The Defence Ministry refused to grant a ‘No Objection Certificate’ to a movie based on a homosexual army offer as portraying romantic relations between him and a local Kashmiri boy would cast the Indian Army in a poor light and raised national security issues, said Minister of State for Defence Ajay Bhatt on Friday, 11 February.
In response to a question raised by BJP MP Varun Gandhi in Lok Sabha on defence-related movies, Bhatt said,
“The reason for refusal for granting NOC is the portrayal of a romantic relationship between an army soldier serving in Kashmir and a local boy which casts Indian Army in poor light and raises security issues.”
The ministry said that a total of 18 proposals were received from 1 January 2021 to 31 January 2022 by the Army, of which one was rejected and one is still pending.
Reacting to Bhatt's justification on NOC refusal, filmmaker Onir said on Friday that the Army would have been okay with portrayal of romantic relations between an Army officer and a local girl, as in the 2005 Indian war drama Yahaan.
So a soldier and a local girl ( like Yahaan)! Would be ok. But a Gay man can’t have any sentiments. Homophobia shows it’s ugly face.
Approval Process Does Not Violate Article 14: Defence Ministry
Bhatt said that the reason to refuse the NOC certificate to filmmakers/producers for movies based on defence-related themes is “to ensure that the armed forces are not depicted in a manner which brings disrepute to the armed forces/government/country, as also to ensure factual accuracy and that no classified matters are brought out in the open domain that could effect in security of the country.”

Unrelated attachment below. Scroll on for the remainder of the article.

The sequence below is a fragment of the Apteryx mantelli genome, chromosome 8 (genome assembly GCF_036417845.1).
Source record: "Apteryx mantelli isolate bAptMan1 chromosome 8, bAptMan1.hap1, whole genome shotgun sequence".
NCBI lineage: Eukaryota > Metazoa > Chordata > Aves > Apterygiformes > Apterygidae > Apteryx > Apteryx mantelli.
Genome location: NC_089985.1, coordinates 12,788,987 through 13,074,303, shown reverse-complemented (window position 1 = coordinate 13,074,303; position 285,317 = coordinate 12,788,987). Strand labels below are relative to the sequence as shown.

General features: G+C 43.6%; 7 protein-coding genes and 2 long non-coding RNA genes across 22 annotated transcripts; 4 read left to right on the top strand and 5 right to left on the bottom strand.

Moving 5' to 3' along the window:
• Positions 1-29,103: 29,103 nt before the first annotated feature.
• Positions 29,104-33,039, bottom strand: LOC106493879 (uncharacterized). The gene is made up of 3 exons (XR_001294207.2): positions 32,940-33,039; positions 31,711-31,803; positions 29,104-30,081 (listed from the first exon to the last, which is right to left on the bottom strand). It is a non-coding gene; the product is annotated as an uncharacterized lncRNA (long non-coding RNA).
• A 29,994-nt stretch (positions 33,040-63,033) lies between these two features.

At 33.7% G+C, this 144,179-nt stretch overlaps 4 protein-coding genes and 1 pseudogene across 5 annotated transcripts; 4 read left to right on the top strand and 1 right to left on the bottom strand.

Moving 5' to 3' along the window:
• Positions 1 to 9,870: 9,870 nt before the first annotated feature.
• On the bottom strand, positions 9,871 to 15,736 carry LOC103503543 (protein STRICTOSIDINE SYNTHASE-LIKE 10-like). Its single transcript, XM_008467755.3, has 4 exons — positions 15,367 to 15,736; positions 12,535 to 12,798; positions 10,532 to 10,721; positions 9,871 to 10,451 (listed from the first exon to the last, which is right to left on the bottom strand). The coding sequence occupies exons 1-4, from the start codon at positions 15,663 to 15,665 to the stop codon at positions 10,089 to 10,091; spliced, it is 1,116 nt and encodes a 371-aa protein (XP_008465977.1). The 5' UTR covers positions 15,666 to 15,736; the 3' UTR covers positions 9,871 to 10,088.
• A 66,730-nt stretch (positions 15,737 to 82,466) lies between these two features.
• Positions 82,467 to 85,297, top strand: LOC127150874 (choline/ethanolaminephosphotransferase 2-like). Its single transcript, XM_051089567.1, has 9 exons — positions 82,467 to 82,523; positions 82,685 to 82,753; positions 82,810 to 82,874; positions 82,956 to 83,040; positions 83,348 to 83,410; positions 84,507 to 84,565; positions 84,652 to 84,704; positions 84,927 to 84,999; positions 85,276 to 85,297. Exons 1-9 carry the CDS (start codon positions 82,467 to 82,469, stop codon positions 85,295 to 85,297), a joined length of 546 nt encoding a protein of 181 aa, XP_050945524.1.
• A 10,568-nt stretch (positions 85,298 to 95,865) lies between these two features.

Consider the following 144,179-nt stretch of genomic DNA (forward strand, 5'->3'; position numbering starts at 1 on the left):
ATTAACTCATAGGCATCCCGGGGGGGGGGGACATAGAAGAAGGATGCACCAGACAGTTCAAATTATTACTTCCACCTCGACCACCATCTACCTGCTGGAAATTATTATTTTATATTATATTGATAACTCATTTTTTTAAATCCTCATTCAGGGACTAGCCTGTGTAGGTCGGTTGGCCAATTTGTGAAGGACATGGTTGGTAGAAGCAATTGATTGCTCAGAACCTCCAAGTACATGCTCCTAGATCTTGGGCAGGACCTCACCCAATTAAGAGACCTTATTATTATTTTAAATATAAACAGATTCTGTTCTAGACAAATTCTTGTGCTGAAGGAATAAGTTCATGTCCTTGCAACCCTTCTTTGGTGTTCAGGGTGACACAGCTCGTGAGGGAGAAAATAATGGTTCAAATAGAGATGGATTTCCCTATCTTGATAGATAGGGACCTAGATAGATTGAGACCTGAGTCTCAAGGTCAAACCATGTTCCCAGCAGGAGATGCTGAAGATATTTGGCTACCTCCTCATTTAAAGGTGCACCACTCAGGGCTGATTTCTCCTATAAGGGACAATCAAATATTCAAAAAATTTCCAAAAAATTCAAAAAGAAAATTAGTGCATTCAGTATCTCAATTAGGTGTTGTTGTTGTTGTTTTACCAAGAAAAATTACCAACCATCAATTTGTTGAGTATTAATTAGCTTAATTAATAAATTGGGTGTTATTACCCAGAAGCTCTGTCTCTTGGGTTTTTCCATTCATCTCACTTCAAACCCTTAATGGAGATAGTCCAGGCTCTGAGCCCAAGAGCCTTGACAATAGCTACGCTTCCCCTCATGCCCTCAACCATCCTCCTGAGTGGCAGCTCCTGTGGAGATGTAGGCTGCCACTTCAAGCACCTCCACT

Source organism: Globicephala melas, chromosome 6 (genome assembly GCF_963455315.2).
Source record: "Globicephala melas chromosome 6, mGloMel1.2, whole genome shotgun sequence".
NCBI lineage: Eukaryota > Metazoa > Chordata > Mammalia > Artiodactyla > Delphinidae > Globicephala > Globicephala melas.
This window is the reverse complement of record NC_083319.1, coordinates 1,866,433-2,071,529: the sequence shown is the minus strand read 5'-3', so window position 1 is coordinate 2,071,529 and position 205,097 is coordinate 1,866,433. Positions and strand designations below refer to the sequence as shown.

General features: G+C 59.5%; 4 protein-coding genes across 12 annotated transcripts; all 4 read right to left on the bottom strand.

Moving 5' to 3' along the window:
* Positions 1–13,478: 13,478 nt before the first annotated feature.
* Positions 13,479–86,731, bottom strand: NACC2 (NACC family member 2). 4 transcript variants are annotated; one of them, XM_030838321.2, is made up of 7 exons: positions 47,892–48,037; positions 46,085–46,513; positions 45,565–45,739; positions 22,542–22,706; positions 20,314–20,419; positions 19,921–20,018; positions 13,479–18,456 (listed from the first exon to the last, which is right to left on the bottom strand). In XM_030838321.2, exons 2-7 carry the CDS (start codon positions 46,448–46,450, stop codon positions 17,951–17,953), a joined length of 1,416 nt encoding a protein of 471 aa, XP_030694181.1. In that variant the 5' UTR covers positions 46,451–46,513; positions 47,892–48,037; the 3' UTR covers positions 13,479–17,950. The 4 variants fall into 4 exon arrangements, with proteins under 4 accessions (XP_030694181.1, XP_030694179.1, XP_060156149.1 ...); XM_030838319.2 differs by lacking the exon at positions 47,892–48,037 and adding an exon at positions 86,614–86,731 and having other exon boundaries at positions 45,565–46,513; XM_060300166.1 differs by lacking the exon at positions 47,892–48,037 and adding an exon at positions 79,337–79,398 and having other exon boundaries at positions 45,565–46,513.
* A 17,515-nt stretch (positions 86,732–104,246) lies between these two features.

“The approval process is not violative of freedom of speech and expressions, guaranteed under Article 19(1) (a) of the Constitution of India,” he said.
The MoS said that the approval process “is not arbitrary/discriminatory in nature nor does it violate Article 14 of the Constitution of India. Each case is considered based on its own merits keeping in view the factors like national security, the defence of India, situation of law and order in the country/various states, maintenance of discipline in the armed forces, ethos/customs of military service and general sentiments of the citizens and image of the armed forces in the minds of the citizens of India/general public.”
Last month, the Defence Ministry rejected the script of Onir’s upcoming movie, which is inspired by the story of a gay Major who had to quit his job because it proved difficult for him to be in the Indian Army while embracing his identity.
It was supposed to be a sequel to Onir's award-winning film I Am, and was supposed to be partly shot in Kolkata from April.
Onir tweeted on 21 January, “75 years of independence, more than three years since the Supreme Court of india had decriminalised homosexuality but as a society we are a long way from being treated as equals. While 56 countries across the world accepts #lgbtqi in the army, it is still illegal the Indian Army".
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